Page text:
I often despair of television documentaries. They take an hour to tell me something I could be told in ten minutes. After each break, if they are on commercial TV, they treat me to a resumé of what has gone before until I feel I have strayed on to a children’s channel by mistake.
So what a powerful experience it was to watch this stunning 100 minute documentary on Yeats by a man who dares to challenge a sacred cow of Irish history. It had to be an Irishman to do it – no-one else would have dared. And it had to be a man who has known suffering through the death of loved ones, as Bob Geldof has done so tragically.
The film covered Yeats’ literary and political life, his love life and his interest in magic and the metaphysical. It included excerpts from his poetry read by famous actors and pop stars. This was all wonderful stuff. But what really gave it passion was Geldof’s opinion about an event that has recently had its centenary – the 1916 Uprising. Rather than trying to paraphrase Geldof’s point, let me quote from an article that gives direct quotes:
‘Yeats wrote about the myths and legends of ancient Ireland to remind the Irish that they were not just victims of oppression. Geldof compares his work to the Arthurian legends of England and the American Dream. ‘Every place has a creation myth. Yeats said to the Irish, “This is who you are. You are noble.” The man sang the nation into being.’ They didn’t always listen. ‘It’s very easy to pick up a gun and decide you want a different kind of independence and start shooting people. I’ve no time for that.’
He is scathing about the way the Easter Rising of 1916 has been held up as an act of great martyrdom over the years. ‘It’s the original sin. So much rests on this myth. How many murders have been sanctioned in its name? F*** off! This messianic, delusional vertigo of self-sacrifice, the delirium of dying.’
He’s using phrases from Yeats, who was ambivalent towards winning Ireland with violence and wrote in the aftermath of the failed Easter uprising: ‘A terrible beauty is born.’ The men and women who took over the General Post Office in Dublin and declared a republic, despite being in a city dominated by the British army, knew their mission was suicidal, he says. ‘They started writing these letters [to be read afterwards] which show clearly they knew, “The only thing that will come out of this is that we get shot, we get to be martyrs, that’ll spur another generation.”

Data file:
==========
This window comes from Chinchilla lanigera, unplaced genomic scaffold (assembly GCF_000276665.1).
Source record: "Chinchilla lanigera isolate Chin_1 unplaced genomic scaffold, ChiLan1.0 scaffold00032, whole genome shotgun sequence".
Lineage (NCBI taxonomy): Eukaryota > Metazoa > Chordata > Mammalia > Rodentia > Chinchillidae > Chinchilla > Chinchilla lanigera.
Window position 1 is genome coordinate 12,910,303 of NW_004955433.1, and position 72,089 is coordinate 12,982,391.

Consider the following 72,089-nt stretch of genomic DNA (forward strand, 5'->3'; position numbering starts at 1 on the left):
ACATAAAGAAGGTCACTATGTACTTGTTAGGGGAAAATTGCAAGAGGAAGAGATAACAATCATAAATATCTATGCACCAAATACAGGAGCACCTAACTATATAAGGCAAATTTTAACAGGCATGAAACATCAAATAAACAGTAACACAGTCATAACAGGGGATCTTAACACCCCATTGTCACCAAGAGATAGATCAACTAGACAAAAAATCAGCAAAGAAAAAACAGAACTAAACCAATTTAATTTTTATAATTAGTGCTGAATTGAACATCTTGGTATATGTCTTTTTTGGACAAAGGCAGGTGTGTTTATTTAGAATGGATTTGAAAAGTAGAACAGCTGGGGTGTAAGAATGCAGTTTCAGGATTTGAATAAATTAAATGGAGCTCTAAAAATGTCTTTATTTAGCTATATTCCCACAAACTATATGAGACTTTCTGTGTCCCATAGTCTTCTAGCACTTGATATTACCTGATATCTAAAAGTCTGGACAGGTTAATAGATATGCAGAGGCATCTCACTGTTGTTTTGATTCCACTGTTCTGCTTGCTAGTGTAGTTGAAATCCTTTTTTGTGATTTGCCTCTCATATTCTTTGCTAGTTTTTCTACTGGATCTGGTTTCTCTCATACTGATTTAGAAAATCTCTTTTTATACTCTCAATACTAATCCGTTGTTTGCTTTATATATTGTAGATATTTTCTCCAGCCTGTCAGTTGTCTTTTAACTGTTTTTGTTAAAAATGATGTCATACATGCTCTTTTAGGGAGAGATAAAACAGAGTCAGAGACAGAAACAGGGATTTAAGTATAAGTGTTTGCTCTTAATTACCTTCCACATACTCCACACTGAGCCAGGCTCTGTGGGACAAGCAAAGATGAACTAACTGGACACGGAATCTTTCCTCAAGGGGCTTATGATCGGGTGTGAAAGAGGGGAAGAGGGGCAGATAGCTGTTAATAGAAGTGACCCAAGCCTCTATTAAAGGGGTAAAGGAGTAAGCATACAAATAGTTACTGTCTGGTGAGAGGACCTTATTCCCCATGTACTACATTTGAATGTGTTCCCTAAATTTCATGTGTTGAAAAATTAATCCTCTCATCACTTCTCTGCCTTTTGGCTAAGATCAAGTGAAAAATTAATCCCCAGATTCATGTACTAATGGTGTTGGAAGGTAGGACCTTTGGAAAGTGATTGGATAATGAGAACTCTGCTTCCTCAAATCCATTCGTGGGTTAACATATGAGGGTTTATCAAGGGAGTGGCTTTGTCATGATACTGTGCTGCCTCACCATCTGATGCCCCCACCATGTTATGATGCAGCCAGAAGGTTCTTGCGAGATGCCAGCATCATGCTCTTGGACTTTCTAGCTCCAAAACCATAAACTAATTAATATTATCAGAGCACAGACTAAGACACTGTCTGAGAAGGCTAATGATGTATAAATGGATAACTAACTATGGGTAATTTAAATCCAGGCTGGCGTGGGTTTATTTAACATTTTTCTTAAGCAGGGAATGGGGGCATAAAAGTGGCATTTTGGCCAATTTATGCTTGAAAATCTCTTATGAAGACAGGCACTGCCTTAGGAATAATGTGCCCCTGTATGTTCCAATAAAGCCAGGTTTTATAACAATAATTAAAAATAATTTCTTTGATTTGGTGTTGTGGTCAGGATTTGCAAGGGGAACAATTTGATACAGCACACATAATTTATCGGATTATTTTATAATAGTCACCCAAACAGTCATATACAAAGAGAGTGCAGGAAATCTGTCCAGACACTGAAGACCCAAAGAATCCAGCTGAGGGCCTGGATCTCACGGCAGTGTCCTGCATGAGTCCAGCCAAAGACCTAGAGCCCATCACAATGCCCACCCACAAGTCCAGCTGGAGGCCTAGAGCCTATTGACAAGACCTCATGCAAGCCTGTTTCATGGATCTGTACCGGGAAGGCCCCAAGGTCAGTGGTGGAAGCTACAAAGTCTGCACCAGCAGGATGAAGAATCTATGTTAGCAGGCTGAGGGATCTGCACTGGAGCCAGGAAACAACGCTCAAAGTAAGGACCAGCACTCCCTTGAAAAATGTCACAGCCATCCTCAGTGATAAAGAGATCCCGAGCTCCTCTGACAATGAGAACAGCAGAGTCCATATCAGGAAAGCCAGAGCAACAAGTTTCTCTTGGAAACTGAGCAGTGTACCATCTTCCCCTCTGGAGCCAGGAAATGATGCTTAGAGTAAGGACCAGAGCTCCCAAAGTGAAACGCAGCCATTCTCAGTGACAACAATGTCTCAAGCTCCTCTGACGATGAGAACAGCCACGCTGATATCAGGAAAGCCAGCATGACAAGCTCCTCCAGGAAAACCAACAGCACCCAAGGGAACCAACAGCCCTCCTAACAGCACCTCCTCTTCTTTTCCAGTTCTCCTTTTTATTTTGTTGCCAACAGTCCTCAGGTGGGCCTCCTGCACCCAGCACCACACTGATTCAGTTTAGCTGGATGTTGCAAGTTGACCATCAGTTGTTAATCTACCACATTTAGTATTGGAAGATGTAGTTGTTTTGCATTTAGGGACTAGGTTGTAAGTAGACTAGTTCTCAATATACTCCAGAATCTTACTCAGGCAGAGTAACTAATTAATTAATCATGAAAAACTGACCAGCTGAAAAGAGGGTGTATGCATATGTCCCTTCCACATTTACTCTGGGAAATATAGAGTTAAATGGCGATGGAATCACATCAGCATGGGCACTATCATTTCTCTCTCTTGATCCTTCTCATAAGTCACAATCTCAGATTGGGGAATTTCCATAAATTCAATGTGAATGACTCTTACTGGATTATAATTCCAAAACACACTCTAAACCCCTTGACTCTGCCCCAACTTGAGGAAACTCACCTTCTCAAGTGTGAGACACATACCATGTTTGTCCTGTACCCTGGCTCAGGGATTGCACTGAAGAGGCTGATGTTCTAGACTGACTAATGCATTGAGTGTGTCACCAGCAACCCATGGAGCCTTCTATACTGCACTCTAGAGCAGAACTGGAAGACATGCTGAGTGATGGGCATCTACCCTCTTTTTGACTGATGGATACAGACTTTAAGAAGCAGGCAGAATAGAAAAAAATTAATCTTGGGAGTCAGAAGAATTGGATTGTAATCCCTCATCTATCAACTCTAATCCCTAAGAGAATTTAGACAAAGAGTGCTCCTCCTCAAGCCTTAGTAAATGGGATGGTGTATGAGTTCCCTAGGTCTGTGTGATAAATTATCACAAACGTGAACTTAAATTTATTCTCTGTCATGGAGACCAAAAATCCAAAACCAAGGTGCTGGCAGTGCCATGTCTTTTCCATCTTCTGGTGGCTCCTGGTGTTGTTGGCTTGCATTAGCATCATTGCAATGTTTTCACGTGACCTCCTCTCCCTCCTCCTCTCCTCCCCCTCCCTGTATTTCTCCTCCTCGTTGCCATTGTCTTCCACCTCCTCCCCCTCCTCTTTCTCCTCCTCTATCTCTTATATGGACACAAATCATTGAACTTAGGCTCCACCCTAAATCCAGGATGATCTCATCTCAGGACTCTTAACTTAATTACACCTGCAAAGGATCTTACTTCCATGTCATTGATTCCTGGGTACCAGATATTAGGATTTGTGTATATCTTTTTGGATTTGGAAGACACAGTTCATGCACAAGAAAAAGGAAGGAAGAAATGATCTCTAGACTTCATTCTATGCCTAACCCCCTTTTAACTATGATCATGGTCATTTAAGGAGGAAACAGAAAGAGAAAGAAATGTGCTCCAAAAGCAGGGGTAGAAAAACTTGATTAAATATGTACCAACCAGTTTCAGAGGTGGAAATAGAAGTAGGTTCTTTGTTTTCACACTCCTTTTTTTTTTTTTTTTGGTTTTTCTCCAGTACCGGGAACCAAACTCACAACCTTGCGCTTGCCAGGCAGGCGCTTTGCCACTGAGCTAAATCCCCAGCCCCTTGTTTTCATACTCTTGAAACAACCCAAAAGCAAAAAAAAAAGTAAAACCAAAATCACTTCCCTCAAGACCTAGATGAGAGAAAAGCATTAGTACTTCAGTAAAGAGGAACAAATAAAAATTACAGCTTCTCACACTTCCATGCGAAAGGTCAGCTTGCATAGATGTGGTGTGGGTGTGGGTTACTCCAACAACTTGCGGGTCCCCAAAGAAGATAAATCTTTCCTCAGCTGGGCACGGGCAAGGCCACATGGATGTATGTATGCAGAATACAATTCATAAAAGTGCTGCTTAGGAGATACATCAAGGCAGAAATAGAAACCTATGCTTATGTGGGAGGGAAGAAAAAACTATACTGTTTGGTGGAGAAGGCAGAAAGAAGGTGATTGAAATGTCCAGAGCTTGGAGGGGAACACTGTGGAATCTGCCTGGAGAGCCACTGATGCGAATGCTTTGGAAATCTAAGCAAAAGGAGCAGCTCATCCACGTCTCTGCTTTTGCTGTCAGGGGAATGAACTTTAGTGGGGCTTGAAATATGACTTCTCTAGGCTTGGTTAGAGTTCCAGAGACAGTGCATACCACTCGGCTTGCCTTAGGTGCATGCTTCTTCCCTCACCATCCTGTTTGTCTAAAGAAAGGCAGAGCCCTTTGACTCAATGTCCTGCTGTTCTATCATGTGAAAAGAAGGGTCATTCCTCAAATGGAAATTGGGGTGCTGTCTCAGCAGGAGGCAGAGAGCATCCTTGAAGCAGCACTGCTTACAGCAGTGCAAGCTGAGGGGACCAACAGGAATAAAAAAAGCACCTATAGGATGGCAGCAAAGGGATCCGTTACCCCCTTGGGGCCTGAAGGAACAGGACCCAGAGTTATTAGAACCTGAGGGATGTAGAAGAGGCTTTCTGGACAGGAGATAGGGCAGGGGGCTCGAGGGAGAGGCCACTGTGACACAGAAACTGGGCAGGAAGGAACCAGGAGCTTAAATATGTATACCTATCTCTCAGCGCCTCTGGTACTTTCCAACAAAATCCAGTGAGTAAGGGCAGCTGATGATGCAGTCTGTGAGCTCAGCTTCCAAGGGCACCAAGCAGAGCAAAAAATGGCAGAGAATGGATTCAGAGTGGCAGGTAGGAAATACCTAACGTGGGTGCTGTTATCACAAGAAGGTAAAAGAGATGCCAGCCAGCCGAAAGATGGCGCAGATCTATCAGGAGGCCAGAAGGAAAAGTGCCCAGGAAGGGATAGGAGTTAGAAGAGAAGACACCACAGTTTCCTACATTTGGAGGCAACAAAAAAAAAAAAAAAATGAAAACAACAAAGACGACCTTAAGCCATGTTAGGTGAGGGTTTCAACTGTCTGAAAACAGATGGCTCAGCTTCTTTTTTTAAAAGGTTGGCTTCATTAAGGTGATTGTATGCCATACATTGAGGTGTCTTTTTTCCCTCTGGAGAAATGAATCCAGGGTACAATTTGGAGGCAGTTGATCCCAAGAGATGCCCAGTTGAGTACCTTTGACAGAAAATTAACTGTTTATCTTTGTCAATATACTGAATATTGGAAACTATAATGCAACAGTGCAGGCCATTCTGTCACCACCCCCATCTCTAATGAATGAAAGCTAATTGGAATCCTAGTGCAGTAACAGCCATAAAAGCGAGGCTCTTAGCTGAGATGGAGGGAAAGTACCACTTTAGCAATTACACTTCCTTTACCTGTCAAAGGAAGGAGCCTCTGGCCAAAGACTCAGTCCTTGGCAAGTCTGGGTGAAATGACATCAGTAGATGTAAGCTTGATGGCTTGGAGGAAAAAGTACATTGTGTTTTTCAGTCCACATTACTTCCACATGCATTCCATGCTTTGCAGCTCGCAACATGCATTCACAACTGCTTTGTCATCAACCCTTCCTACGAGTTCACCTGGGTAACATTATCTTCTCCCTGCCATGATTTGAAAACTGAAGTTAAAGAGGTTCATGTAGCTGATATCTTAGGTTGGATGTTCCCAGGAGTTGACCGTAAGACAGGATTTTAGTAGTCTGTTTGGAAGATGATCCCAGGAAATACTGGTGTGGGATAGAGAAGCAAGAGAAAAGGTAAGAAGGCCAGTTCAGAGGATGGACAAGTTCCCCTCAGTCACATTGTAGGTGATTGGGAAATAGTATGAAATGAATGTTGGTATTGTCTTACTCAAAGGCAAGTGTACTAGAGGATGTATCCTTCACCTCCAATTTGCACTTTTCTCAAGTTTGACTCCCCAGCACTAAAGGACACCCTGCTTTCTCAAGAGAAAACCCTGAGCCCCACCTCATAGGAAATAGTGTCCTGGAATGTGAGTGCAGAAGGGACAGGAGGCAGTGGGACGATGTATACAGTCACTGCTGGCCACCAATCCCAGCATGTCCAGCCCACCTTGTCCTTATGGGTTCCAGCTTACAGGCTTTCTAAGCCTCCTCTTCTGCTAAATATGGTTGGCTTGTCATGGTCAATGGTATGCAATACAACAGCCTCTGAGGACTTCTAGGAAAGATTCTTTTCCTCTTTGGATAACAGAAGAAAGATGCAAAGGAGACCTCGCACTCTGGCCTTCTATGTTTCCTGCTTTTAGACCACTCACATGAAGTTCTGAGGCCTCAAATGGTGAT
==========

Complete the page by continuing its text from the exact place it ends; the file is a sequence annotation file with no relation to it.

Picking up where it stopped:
‘What’s admirable about that, if you also don’t admire the guy who’s just walked into Pakistan and blown up 73 people at a Christian carnival in Lahore? What’s the difference? People say, “That’s outrageous, it’s not the same thing.” Excuse me?’
‘“The two-year-old who died for Ireland”: not so catchy, is it? Not something you’d want to grab your bodhrán and squeezebox and write a come-all-ye about. I wonder was it shame that made the children who died during Easter Week 1916 disappear?
They weren’t mentioned at all during the 1966 commemoration, says broadcaster Joe Duffy in his terrific documentary Children of the Revolution, and if they are mentioned in history books it is briefly and often inaccurately.’ Duffy discovered 40 children were killed – some by the rebels, some by the British snipers. Most were innocent bystanders, a few were taking part.
Geldof says “The glorification of violence stained my country for decades.” He sums up his view quite simply like this: “Dying is very easy. I’ve been around it a lot. It isn’t radical to die, it’s inevitable. Staying alive is hard.” And it was Yeats who chose to stay alive and who did more, Geldof argues, to forge an Irish identity and culture than those who chose the way of death by violence. “The modern, plural, open, generous country that Yeats wrote about and worked for has now come into being,” says Geldof. “His revolution won in the end. The revolution of the Irish mind. The Irish are now the people he said they would one day be.”
You can watch it here: